Employing Responsive Experience To Deliver Contextually Relevant, Omni- Channel Digital Experiences

The verdict is in. Businesses understand that their most important competitive advantage is their ability to deliver superior and differentiated customer experiences. Not only does it reduce churn and increase customer loyalty and lifetime value, it directly impacts the business’ stock valuation. According to Forrester Research, there’s an 80+% delta in 5-year stock performance (2007-2013) between leaders in customer experience and laggards. The question is not should I, but how do I, implement a successful customer experience program.
The most powerful impact on customer experience comes in the form of reducing the effort it takes for the customer to engage with the brand and the ability of the brand to deliver contextually relevant content to the customer regardless of channel, device or platform. We call it Progressive Personalization. And it pays off for the business.

In a recent study by Harris Interactive, 86% of customers said they were willing to pay 25% more for a better customer experience.

Progressive personalization is the delivery of customer experiences that reflect personal preferences expressed in explicit (1st party), implicit (2nd party), and enriched (3rd party) customer data collected along the entire length of the customer journey and across the full breadth of an omnichannel environment.
It is the product of an inter-disciplinary approach, which combines data-science, responsive design, digital marketing, organizational readiness and marketing technology. Together they create a new discipline, responsive experience, which adapts interactions to the user’s preferences, producing contextually relevant customer experiences, which reduces friction for the end customer and delivers measurable and repeatable outcomes, required by the business. What are those business outcomes? According to HubSpot, a personalized call-to-action results in a 42% increase in conversion rate. eConsultancy attributes a 19% sales bumps due to personalization and a major European retailer reported a 35% increase in conversion rate, a 700% increase in return visits, 340% increase in productivity and a 46% higher order value, upon rolling out a progressive personalization program on their web properties.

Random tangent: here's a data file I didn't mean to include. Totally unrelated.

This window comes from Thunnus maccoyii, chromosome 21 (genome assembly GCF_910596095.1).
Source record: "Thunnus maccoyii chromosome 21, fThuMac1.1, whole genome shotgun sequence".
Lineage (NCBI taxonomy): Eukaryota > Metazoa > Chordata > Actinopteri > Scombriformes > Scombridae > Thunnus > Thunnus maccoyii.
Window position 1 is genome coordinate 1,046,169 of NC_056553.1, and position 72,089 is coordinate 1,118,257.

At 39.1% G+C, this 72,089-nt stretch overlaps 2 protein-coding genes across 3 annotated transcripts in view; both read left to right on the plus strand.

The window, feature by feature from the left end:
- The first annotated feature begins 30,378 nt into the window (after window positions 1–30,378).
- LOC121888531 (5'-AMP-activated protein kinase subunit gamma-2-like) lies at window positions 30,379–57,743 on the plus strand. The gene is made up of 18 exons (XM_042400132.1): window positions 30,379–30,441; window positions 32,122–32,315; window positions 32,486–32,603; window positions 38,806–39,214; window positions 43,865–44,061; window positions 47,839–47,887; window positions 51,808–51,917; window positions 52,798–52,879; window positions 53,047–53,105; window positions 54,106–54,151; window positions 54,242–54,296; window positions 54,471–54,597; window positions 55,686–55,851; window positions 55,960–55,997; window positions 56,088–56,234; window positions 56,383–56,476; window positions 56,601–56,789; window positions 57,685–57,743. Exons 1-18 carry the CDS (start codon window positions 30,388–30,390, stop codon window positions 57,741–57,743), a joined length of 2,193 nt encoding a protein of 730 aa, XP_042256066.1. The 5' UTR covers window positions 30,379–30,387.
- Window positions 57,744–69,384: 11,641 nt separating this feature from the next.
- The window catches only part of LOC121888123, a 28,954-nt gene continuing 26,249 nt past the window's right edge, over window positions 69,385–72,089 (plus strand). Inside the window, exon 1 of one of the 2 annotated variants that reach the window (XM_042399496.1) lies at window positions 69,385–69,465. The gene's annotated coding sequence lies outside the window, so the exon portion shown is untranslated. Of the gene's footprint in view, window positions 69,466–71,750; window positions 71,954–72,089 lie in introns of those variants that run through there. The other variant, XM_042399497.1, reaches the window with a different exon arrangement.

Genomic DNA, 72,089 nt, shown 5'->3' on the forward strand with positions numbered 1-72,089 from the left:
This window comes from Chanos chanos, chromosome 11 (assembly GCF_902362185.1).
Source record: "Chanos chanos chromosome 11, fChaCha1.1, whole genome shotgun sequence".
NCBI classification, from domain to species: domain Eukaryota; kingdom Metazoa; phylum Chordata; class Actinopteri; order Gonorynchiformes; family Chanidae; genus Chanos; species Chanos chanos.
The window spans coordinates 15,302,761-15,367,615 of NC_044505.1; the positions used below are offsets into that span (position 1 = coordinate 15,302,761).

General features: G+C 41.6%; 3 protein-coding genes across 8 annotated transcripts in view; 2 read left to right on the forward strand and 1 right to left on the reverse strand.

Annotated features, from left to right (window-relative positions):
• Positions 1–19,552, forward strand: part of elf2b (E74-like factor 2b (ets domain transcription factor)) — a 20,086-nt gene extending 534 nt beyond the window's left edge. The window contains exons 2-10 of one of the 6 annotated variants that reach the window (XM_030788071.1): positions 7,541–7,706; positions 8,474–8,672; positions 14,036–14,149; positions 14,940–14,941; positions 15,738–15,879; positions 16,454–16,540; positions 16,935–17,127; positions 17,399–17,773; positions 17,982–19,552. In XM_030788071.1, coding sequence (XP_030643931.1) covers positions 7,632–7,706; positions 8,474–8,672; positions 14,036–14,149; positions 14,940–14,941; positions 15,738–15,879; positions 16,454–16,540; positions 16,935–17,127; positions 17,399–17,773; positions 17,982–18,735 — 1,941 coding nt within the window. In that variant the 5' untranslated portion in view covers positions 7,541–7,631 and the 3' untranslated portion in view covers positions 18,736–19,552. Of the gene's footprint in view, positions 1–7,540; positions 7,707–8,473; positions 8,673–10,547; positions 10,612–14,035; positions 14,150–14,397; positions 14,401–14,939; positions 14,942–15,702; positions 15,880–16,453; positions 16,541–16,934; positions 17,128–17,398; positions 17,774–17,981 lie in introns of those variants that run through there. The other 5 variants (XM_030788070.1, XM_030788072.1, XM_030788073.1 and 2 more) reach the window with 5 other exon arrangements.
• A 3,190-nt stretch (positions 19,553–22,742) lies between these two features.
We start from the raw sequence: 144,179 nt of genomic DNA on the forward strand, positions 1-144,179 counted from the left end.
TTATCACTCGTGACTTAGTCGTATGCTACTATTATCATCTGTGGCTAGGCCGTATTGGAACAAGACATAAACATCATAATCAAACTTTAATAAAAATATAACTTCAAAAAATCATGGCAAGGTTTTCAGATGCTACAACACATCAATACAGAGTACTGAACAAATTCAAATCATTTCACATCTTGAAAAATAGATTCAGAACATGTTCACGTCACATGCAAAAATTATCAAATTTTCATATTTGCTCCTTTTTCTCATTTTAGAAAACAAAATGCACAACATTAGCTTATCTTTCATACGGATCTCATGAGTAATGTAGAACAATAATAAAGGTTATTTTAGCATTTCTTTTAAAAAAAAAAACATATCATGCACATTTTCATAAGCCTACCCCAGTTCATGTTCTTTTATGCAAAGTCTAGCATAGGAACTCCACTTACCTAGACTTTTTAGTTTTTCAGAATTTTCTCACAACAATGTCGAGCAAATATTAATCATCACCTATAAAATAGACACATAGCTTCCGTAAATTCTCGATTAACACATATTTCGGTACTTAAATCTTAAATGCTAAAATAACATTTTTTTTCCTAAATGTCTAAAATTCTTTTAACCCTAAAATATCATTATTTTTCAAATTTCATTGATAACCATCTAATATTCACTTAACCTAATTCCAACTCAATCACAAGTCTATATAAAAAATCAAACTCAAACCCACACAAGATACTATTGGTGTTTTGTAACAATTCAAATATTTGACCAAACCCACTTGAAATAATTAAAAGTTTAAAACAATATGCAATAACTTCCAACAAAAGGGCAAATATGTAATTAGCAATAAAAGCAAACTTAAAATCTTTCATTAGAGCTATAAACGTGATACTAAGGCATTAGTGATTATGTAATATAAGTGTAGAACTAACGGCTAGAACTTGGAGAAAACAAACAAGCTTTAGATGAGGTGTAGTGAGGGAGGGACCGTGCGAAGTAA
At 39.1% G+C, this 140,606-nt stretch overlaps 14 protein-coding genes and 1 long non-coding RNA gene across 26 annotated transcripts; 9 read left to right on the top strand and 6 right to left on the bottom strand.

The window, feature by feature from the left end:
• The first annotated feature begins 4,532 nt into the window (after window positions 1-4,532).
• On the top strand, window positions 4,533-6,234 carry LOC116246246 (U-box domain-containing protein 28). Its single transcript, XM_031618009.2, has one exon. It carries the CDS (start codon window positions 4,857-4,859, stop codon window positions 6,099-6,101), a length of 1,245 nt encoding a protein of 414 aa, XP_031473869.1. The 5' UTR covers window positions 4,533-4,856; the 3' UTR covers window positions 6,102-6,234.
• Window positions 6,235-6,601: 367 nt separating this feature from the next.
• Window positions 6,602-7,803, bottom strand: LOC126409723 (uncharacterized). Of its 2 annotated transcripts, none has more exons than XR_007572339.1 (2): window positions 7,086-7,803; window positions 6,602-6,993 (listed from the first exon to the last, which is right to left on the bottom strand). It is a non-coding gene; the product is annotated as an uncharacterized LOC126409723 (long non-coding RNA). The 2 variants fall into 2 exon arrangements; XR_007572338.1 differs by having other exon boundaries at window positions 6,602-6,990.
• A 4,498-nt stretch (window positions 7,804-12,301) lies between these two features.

Table stakes for progressive personalization is being customer centric. It requires the business to look at its customers along their entire journey, from an unknown to a recognized and finally known prospect. But the relationship doesn’t end at becoming a customer. It proceeds from simply being connected to becoming a loyal customer and hopefully elevating into an evangelist for the brand.
From a data standpoint this means starting with an outside-in approach to understanding your audiences. From a content perspective, the goal is to use the limited data available about an unknown prospect to confirm the relevancy of the initial experience. For example, a retailer may validate a prospect’s geo-location based an on IP address iBeacon device and thereby recommend products on sale at their nearest store location the nearest store. Confirming Relevancy is the first stage of progressive personalization.
In responsive experience, implicit customer data is culled from a combination of an outside-in approach to audience understanding and an analytical approach to modeling existing customer data. This customer insight informs the design and build of a highly responsive and mobile optimized website which employs single point session triggers for elements like geo-location, time of day, etc., which is foundational or what is typically called Minimum Viable Personalization (MVP).
As the maturity of the website grows, it is possible to introduce enriched session triggers that map to both digital and offline personas and utilize social data to inform content and trigger rules in real-time. Integrating a sophisticated content management system with a rules engine will enable the delivery of this stage of personalization. It is also possible to combine the outside-in implicit 2nd party data with appended enriched 3rd party data.
The second stage of progressive personalization is the Optimize Conversion phase. If the goal of the confirm relevancy stage is simply to engage in a conversation, then the goal of the optimize conversion phase is to get the prospect to convert. In a retail B2C environment, conversion may actually entail an immediate purchase, whereas in a B2B journey, conversion may simply be defined as completing a contact form on their website or registering for an event.